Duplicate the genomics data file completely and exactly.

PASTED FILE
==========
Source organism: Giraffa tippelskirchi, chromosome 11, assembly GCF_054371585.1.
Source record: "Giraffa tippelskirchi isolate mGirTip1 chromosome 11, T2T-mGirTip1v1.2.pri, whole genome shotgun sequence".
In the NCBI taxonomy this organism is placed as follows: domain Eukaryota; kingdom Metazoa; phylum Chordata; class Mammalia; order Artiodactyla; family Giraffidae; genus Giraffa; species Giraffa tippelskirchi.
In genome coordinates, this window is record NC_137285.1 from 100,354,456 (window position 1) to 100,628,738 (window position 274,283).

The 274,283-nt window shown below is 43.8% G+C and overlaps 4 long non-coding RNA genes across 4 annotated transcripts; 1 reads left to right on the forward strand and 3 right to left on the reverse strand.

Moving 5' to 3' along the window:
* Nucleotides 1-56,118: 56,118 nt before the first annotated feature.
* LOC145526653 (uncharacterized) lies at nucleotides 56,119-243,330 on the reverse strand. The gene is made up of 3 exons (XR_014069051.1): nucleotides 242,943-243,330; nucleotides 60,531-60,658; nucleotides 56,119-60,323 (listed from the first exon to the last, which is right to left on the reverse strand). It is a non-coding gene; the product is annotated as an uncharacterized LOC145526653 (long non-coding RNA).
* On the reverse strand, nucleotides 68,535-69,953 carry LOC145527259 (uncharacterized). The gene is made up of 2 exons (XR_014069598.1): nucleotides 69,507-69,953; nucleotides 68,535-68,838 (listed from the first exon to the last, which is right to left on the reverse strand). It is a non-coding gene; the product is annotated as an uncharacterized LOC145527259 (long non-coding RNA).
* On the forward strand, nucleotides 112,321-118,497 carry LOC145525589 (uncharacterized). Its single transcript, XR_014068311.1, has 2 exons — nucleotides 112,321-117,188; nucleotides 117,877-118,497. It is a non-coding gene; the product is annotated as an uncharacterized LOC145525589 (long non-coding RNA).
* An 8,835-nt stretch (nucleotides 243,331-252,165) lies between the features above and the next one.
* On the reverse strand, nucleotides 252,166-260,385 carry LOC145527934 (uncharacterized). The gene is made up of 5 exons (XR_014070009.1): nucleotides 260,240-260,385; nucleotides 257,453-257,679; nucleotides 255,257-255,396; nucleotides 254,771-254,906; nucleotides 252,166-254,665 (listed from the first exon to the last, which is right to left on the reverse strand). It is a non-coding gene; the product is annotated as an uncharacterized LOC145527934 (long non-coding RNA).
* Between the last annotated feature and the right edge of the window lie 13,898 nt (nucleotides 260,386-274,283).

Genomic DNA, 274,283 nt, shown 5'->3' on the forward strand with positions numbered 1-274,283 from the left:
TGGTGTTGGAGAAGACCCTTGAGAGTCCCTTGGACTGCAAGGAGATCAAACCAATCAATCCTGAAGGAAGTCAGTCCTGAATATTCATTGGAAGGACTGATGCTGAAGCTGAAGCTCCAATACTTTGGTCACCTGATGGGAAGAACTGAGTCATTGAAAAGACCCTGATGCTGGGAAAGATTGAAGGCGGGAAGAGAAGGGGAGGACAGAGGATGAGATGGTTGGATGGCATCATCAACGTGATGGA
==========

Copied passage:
Source organism: Giraffa tippelskirchi, chromosome 11, assembly GCF_054371585.1.
Source record: "Giraffa tippelskirchi isolate mGirTip1 chromosome 11, T2T-mGirTip1v1.2.pri, whole genome shotgun sequence".
In the NCBI taxonomy this organism is placed as follows: domain Eukaryota; kingdom Metazoa; phylum Chordata; class Mammalia; order Artiodactyla; family Giraffidae; genus Giraffa; species Giraffa tippelskirchi.
In genome coordinates, this window is record NC_137285.1 from 100,354,456 (window position 1) to 100,628,738 (window position 274,283).

The 274,283-nt window shown below is 43.8% G+C and overlaps 4 long non-coding RNA genes across 4 annotated transcripts; 1 reads left to right on the forward strand and 3 right to left on the reverse strand.

Moving 5' to 3' along the window:
* Nucleotides 1-56,118: 56,118 nt before the first annotated feature.
* LOC145526653 (uncharacterized) lies at nucleotides 56,119-243,330 on the reverse strand. The gene is made up of 3 exons (XR_014069051.1): nucleotides 242,943-243,330; nucleotides 60,531-60,658; nucleotides 56,119-60,323 (listed from the first exon to the last, which is right to left on the reverse strand). It is a non-coding gene; the product is annotated as an uncharacterized LOC145526653 (long non-coding RNA).
* On the reverse strand, nucleotides 68,535-69,953 carry LOC145527259 (uncharacterized). The gene is made up of 2 exons (XR_014069598.1): nucleotides 69,507-69,953; nucleotides 68,535-68,838 (listed from the first exon to the last, which is right to left on the reverse strand). It is a non-coding gene; the product is annotated as an uncharacterized LOC145527259 (long non-coding RNA).
* On the forward strand, nucleotides 112,321-118,497 carry LOC145525589 (uncharacterized). Its single transcript, XR_014068311.1, has 2 exons — nucleotides 112,321-117,188; nucleotides 117,877-118,497. It is a non-coding gene; the product is annotated as an uncharacterized LOC145525589 (long non-coding RNA).
* An 8,835-nt stretch (nucleotides 243,331-252,165) lies between the features above and the next one.
* On the reverse strand, nucleotides 252,166-260,385 carry LOC145527934 (uncharacterized). The gene is made up of 5 exons (XR_014070009.1): nucleotides 260,240-260,385; nucleotides 257,453-257,679; nucleotides 255,257-255,396; nucleotides 254,771-254,906; nucleotides 252,166-254,665 (listed from the first exon to the last, which is right to left on the reverse strand). It is a non-coding gene; the product is annotated as an uncharacterized LOC145527934 (long non-coding RNA).
* Between the last annotated feature and the right edge of the window lie 13,898 nt (nucleotides 260,386-274,283).

Genomic DNA, 274,283 nt, shown 5'->3' on the forward strand with positions numbered 1-274,283 from the left:
TGGTGTTGGAGAAGACCCTTGAGAGTCCCTTGGACTGCAAGGAGATCAAACCAATCAATCCTGAAGGAAGTCAGTCCTGAATATTCATTGGAAGGACTGATGCTGAAGCTGAAGCTCCAATACTTTGGTCACCTGATGGGAAGAACTGAGTCATTGAAAAGACCCTGATGCTGGGAAAGATTGAAGGCGGGAAGAGAAGGGGAGGACAGAGGATGAGATGGTTGGATGGCATCATCAACGTGATGGA